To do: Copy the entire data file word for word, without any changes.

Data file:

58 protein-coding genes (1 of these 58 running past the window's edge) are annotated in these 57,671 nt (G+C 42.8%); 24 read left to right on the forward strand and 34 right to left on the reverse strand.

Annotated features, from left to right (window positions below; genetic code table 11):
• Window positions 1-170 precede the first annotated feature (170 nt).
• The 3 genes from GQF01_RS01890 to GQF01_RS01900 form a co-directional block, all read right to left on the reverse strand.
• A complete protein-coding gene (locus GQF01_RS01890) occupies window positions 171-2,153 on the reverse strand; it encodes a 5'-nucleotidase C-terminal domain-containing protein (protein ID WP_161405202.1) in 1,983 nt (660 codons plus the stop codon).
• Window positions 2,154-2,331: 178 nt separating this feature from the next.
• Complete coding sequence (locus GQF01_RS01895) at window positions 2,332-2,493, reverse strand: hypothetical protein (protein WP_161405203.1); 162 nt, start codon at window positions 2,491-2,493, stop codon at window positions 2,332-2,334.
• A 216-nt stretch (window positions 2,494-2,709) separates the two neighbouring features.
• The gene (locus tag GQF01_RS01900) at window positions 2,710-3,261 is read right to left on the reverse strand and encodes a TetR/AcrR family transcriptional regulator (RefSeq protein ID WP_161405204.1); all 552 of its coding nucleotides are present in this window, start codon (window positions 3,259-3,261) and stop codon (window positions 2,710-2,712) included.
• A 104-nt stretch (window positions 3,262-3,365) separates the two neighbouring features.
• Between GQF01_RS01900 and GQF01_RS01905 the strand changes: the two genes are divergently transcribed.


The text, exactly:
58 protein-coding genes (1 of these 58 running past the window's edge) are annotated in these 57,671 nt (G+C 42.8%); 24 read left to right on the forward strand and 34 right to left on the reverse strand.

Annotated features, from left to right (window positions below; genetic code table 11):
• Window positions 1-170 precede the first annotated feature (170 nt).
• The 3 genes from GQF01_RS01890 to GQF01_RS01900 form a co-directional block, all read right to left on the reverse strand.
• A complete protein-coding gene (locus GQF01_RS01890) occupies window positions 171-2,153 on the reverse strand; it encodes a 5'-nucleotidase C-terminal domain-containing protein (protein ID WP_161405202.1) in 1,983 nt (660 codons plus the stop codon).
• Window positions 2,154-2,331: 178 nt separating this feature from the next.
• Complete coding sequence (locus GQF01_RS01895) at window positions 2,332-2,493, reverse strand: hypothetical protein (protein WP_161405203.1); 162 nt, start codon at window positions 2,491-2,493, stop codon at window positions 2,332-2,334.
• A 216-nt stretch (window positions 2,494-2,709) separates the two neighbouring features.
• The gene (locus tag GQF01_RS01900) at window positions 2,710-3,261 is read right to left on the reverse strand and encodes a TetR/AcrR family transcriptional regulator (RefSeq protein ID WP_161405204.1); all 552 of its coding nucleotides are present in this window, start codon (window positions 3,259-3,261) and stop codon (window positions 2,710-2,712) included.
• A 104-nt stretch (window positions 3,262-3,365) separates the two neighbouring features.
• Between GQF01_RS01900 and GQF01_RS01905 the strand changes: the two genes are divergently transcribed.